The Heracleum Mantegazzianum Re-Valued
Atelier Schaft tells a new narrative about the infamous giant hogweed plant and transforms this invasive plant into a series of new material applications.
Heracleum Mantegazzianum is better known as the giant hogweed or in Dutch the reuzen berenklauw. The plant is introduced in Europe during the Victorian era due to its architectural quality.
The material options offer a replacement for various traditional materials, this way the designer changes the weeds into a potential new crop.
The plant spreads quickly on unused sites, requires no maintenance and is extremely light. Invasive plants like this form the material source of the future.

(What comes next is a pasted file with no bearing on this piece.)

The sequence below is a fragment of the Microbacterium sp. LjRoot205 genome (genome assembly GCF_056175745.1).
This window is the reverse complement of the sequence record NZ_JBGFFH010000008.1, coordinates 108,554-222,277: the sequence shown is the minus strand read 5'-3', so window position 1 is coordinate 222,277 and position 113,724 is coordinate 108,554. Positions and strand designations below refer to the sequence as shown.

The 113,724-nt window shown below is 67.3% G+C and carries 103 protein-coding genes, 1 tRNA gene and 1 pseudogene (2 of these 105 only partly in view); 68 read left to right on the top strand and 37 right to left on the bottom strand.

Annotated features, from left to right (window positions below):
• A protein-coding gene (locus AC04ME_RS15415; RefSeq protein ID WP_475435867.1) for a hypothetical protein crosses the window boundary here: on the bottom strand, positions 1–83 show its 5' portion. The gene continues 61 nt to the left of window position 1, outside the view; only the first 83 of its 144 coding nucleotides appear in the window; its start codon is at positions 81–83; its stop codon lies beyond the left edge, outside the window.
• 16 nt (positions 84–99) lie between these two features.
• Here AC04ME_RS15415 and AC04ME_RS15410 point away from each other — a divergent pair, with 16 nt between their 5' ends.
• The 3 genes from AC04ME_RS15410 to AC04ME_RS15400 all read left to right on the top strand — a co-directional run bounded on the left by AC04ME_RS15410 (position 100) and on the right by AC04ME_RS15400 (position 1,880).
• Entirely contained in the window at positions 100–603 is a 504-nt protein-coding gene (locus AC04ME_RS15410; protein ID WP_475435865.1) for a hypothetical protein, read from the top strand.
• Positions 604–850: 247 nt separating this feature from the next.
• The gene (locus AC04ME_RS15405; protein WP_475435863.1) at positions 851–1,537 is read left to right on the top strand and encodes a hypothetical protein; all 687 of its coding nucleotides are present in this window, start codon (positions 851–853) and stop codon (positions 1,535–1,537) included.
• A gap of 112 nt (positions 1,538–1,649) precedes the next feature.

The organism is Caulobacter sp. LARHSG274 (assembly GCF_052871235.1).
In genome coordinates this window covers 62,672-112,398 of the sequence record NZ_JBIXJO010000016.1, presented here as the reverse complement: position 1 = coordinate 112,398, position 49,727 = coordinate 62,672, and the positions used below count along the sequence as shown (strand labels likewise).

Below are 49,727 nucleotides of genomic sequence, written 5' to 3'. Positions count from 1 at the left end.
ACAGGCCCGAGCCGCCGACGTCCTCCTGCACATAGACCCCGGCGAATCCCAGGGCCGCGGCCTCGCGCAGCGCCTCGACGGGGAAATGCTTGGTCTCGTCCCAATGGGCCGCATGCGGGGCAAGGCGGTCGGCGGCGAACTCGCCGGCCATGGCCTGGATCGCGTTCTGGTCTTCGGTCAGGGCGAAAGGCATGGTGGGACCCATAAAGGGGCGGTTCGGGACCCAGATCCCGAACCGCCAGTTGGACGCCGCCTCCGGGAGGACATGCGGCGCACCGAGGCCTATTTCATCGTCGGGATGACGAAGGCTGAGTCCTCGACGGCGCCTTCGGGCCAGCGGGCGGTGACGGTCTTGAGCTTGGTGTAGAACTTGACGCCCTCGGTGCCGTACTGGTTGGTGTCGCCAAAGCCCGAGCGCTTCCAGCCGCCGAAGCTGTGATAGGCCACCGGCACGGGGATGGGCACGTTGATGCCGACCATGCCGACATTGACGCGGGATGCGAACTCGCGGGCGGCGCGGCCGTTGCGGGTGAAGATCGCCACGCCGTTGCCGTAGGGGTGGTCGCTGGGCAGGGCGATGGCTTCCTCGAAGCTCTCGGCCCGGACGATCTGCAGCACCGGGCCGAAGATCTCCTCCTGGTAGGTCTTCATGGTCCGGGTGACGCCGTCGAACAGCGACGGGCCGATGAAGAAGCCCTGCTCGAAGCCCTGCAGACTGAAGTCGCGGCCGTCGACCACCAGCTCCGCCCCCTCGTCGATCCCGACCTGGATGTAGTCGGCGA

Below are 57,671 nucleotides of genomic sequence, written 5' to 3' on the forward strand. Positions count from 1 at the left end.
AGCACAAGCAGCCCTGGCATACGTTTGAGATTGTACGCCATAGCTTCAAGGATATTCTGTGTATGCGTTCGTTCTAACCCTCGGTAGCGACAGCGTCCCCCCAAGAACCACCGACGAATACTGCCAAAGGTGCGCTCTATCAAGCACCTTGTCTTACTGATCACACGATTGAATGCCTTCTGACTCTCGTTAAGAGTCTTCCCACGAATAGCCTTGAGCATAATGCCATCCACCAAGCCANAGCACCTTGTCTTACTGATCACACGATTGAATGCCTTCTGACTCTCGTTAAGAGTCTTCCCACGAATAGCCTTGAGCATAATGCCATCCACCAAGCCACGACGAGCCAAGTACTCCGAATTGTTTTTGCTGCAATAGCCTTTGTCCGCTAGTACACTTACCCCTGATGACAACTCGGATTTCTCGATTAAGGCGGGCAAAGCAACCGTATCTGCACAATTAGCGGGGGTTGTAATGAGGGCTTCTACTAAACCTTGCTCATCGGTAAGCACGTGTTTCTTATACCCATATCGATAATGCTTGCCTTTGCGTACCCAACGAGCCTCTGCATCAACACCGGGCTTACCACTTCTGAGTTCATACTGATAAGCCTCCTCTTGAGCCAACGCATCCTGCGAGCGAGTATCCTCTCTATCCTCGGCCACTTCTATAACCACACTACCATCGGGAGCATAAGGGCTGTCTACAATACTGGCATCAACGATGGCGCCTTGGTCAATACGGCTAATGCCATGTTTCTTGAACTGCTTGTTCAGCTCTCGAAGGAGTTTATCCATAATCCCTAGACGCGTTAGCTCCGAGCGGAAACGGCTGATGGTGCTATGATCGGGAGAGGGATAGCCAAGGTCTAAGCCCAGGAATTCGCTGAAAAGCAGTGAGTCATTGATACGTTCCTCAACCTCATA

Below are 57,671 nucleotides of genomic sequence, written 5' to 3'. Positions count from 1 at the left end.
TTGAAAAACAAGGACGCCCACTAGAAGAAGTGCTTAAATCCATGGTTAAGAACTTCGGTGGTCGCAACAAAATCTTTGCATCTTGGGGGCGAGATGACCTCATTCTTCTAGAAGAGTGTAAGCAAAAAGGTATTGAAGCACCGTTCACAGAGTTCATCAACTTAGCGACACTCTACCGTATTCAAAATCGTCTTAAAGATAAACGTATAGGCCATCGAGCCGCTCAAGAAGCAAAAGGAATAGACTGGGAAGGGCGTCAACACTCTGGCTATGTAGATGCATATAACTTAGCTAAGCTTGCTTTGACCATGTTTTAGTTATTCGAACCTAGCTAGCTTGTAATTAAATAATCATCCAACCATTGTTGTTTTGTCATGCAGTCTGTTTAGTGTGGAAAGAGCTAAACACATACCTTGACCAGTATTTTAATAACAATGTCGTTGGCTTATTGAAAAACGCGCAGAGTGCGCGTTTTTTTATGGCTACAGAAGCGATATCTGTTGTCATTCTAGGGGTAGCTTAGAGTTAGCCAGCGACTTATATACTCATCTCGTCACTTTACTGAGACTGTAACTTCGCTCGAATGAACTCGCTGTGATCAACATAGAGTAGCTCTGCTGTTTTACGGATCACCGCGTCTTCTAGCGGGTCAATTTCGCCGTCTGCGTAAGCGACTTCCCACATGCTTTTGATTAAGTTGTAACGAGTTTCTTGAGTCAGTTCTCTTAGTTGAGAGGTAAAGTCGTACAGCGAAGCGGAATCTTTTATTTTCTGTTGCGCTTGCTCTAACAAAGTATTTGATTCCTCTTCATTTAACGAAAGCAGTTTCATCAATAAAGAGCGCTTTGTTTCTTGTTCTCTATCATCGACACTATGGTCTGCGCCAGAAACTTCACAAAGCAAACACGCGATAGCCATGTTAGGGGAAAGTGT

The three material options (foam, veneer, and cardboard) are all made of 100% giant hogweed.
The stalk of the giant hogweed is hollow but the inside is covered with a dense white foamy substance. The ‘’bark’’ of the plant is deeply textured when dried and is divided by hard knots.
When processing the veneer strokes the white foam is left over. These strokes of foam are pressed and bound with a starch-based recipe.
The hard knots of the plant are ground and boiled in a mixture of H2o and Na2CO3. After processing, this ‘’paste’’ becomes strong and as light as cardboard.
The fine giant hogweed veneer is made out of the most flat parts of the plant. Every stalk is cut by hand in several strokes, creating a surface covering texture.
Information submitted by the maker and edited by the Future Materials Bank.